The Queen’s Caprice – a novel by Marjorie Bowen
The Queen’s Caprice – an enthralling historical romance set during the reign of one of Scotland’s most captivating monarchs.
There have been few more controversial figures in British history than Mary Queen of Scots.
In this thrilling novel she bought vividly back to life. The woman shrouded in secrecy and surrounded by violence who has learnt to use her desirability to intoxicate her subjects into carrying out her will. Yet despite this natural authority she cannot escape the domineering men. Who not only sway the court but the opinion of the people. Lord Moray, her bastard half-brother, adores her more than his familial position should allow.
He vows not to let her into another man’s clutches. Which compels her to marry the handsome but naïve Henry Stewart in act of rebellion. But her husband’s disappointing nature drives her into the arms of the shrewd Italian servant David Rizzio. And acts of murder and treachery unfold. The Earl of Bothwell hovers a tantalising presence on the outskirts, capturing the queen’s capricious attention.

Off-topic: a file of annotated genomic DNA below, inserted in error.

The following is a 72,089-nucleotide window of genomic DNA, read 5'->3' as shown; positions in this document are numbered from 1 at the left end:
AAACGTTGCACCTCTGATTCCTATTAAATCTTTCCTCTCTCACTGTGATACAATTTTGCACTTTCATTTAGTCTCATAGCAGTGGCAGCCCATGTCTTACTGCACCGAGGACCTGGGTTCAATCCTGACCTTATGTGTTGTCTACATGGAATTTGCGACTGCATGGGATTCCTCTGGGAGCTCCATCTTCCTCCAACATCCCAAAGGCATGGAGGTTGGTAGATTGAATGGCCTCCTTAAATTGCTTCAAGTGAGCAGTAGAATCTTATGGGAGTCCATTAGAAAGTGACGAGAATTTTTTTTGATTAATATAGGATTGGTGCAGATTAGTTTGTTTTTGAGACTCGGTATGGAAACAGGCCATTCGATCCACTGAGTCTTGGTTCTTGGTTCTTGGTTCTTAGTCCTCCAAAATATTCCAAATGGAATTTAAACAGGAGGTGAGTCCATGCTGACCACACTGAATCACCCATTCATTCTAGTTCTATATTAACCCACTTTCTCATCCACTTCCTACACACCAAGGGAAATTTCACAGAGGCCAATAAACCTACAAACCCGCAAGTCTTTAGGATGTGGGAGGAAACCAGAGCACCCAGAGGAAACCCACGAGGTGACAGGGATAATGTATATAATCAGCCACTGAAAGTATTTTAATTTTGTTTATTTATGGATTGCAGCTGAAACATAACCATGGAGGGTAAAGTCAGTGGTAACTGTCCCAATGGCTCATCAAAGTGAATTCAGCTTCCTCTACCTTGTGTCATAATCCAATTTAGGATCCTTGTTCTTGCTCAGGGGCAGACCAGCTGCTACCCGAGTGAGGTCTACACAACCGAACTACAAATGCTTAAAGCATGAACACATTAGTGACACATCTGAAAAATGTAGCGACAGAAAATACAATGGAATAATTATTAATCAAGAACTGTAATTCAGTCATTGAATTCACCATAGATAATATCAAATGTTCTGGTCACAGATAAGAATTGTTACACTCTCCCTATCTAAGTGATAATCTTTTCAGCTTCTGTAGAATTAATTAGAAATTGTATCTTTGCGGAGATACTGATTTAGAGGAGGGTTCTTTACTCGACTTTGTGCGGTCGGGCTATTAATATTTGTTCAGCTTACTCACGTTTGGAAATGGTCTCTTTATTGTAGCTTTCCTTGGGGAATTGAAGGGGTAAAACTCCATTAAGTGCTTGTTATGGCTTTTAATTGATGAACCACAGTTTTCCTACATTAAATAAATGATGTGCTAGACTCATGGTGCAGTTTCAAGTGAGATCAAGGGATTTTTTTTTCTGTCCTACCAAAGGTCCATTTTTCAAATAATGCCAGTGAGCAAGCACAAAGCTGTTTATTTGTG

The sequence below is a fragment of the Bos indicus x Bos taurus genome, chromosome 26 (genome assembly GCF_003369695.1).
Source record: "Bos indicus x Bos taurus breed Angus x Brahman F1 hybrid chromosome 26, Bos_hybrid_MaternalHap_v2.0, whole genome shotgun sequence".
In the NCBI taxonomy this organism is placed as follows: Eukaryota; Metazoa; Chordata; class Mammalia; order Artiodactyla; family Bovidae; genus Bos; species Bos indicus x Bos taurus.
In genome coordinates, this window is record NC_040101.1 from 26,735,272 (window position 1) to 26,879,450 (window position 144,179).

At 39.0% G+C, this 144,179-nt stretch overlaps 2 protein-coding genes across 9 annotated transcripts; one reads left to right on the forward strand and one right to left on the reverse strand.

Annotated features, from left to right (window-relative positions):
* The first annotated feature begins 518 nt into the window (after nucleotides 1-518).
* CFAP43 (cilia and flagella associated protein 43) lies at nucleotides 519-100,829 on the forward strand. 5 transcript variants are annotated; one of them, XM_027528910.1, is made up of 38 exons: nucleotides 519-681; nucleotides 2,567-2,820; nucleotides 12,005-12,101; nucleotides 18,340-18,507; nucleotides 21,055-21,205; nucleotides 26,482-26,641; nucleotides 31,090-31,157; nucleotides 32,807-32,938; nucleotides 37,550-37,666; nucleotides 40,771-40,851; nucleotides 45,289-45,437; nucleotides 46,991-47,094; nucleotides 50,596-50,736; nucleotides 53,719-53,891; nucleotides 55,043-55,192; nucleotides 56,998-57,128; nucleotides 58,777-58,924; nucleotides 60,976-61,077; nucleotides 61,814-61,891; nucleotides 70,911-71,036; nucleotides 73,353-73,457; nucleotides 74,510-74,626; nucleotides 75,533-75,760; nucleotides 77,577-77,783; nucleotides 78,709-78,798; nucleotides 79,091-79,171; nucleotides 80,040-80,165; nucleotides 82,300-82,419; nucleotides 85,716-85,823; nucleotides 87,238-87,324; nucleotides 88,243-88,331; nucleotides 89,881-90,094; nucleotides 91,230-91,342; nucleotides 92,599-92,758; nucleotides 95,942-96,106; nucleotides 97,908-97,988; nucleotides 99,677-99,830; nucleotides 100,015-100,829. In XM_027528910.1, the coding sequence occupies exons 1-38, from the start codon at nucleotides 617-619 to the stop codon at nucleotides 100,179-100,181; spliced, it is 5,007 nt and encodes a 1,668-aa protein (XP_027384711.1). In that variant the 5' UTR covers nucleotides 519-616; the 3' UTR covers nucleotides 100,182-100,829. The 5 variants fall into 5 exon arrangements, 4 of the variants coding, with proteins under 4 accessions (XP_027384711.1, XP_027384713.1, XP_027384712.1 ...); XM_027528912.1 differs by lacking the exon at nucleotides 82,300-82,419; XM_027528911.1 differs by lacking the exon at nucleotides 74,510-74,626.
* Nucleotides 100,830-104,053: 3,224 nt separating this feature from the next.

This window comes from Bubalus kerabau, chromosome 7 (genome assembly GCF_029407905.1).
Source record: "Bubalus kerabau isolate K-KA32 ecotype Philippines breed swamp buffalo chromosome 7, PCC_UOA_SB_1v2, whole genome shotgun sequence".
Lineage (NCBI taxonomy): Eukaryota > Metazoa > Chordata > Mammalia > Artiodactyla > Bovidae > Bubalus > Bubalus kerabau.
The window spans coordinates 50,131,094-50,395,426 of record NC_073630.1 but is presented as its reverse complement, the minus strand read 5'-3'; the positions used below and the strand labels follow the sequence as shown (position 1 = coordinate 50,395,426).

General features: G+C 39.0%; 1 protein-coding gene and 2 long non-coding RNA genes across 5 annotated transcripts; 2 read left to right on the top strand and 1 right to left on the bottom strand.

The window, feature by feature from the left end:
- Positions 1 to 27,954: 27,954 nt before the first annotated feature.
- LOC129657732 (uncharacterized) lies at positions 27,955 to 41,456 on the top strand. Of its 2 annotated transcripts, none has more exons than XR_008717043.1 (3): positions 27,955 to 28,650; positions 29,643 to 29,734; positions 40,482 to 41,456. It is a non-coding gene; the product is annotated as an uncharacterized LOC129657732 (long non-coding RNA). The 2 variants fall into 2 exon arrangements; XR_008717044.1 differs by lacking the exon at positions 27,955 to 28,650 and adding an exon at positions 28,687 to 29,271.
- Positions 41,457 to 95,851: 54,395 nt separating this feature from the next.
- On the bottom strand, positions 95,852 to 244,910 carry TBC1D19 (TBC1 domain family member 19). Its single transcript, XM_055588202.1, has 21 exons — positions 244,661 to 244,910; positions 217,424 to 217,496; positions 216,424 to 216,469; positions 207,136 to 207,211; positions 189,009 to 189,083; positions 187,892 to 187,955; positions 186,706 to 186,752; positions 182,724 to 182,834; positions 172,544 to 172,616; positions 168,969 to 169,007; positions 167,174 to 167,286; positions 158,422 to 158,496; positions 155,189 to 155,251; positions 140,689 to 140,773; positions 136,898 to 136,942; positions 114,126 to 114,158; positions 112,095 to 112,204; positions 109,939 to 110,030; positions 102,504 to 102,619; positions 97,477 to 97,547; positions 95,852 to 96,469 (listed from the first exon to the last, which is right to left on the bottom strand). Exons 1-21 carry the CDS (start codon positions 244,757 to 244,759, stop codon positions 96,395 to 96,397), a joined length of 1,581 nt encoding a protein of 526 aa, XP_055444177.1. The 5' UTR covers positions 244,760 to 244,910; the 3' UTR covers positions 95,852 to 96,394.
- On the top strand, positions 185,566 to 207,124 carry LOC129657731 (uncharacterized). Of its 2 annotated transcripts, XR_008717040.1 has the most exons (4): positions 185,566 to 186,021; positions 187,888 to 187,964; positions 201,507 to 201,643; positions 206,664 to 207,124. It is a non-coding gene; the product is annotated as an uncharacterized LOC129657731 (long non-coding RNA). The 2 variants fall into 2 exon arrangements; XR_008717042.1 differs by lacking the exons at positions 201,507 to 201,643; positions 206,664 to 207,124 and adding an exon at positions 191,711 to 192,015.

Born in 1885, Marjorie Bowen (pseudonym of Margaret Gabrielle Vere Campbell Long) was one of Britain’s most prolific authors of the twentieth century. Writing was more than just a hobby: her works were the primary source of financial support for her family. Between 1906 and her death in 1952, Bowen wrote over 150 books, garnering much acclaim for her popular histories and historical and gothic romances. Alongside masterful descriptions and concise, efficient prose, she deftly rendered larger-than-life subjects in the minds of her readers. To this day, aficionados of the genres covet Bowen’s work.